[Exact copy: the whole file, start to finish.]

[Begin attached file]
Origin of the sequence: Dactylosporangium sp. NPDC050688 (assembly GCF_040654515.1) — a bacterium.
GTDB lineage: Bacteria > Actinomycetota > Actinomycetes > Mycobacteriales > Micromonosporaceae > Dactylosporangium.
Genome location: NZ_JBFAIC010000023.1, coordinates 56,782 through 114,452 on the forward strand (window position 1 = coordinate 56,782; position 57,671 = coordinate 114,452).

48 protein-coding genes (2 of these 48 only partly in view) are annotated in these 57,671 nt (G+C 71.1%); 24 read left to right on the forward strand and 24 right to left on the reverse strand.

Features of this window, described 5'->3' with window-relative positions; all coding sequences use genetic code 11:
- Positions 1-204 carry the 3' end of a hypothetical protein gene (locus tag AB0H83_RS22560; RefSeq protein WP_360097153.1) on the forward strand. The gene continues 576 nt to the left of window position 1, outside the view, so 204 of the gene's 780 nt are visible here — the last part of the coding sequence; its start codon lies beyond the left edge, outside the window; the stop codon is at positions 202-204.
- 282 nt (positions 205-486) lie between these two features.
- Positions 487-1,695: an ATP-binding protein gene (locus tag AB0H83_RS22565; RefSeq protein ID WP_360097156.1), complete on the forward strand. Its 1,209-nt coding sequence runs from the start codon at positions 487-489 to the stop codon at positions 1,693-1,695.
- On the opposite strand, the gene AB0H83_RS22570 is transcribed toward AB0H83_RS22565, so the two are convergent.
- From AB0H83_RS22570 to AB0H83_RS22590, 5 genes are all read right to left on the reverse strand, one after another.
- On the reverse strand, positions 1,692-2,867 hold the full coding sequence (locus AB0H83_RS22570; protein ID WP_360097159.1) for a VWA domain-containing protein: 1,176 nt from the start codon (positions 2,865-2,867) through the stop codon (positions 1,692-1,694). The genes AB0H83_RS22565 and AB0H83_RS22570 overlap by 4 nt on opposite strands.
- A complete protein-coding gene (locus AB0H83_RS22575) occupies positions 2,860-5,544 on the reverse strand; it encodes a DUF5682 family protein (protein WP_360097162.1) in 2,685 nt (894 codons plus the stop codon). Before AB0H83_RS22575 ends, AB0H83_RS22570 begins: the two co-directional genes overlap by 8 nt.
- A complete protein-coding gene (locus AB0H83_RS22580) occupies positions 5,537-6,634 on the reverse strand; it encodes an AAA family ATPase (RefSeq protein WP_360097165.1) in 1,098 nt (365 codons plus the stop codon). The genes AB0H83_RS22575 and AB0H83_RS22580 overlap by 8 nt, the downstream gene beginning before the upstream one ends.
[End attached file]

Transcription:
Origin of the sequence: Dactylosporangium sp. NPDC050688 (assembly GCF_040654515.1) — a bacterium.
GTDB lineage: Bacteria > Actinomycetota > Actinomycetes > Mycobacteriales > Micromonosporaceae > Dactylosporangium.
Genome location: NZ_JBFAIC010000023.1, coordinates 56,782 through 114,452 on the forward strand (window position 1 = coordinate 56,782; position 57,671 = coordinate 114,452).

48 protein-coding genes (2 of these 48 only partly in view) are annotated in these 57,671 nt (G+C 71.1%); 24 read left to right on the forward strand and 24 right to left on the reverse strand.

Features of this window, described 5'->3' with window-relative positions; all coding sequences use genetic code 11:
- Positions 1-204 carry the 3' end of a hypothetical protein gene (locus tag AB0H83_RS22560; RefSeq protein WP_360097153.1) on the forward strand. The gene continues 576 nt to the left of window position 1, outside the view, so 204 of the gene's 780 nt are visible here — the last part of the coding sequence; its start codon lies beyond the left edge, outside the window; the stop codon is at positions 202-204.
- 282 nt (positions 205-486) lie between these two features.
- Positions 487-1,695: an ATP-binding protein gene (locus tag AB0H83_RS22565; RefSeq protein ID WP_360097156.1), complete on the forward strand. Its 1,209-nt coding sequence runs from the start codon at positions 487-489 to the stop codon at positions 1,693-1,695.
- On the opposite strand, the gene AB0H83_RS22570 is transcribed toward AB0H83_RS22565, so the two are convergent.
- From AB0H83_RS22570 to AB0H83_RS22590, 5 genes are all read right to left on the reverse strand, one after another.
- On the reverse strand, positions 1,692-2,867 hold the full coding sequence (locus AB0H83_RS22570; protein ID WP_360097159.1) for a VWA domain-containing protein: 1,176 nt from the start codon (positions 2,865-2,867) through the stop codon (positions 1,692-1,694). The genes AB0H83_RS22565 and AB0H83_RS22570 overlap by 4 nt on opposite strands.
- A complete protein-coding gene (locus AB0H83_RS22575) occupies positions 2,860-5,544 on the reverse strand; it encodes a DUF5682 family protein (protein WP_360097162.1) in 2,685 nt (894 codons plus the stop codon). Before AB0H83_RS22575 ends, AB0H83_RS22570 begins: the two co-directional genes overlap by 8 nt.
- A complete protein-coding gene (locus AB0H83_RS22580) occupies positions 5,537-6,634 on the reverse strand; it encodes an AAA family ATPase (RefSeq protein WP_360097165.1) in 1,098 nt (365 codons plus the stop codon). The genes AB0H83_RS22575 and AB0H83_RS22580 overlap by 8 nt, the downstream gene beginning before the upstream one ends.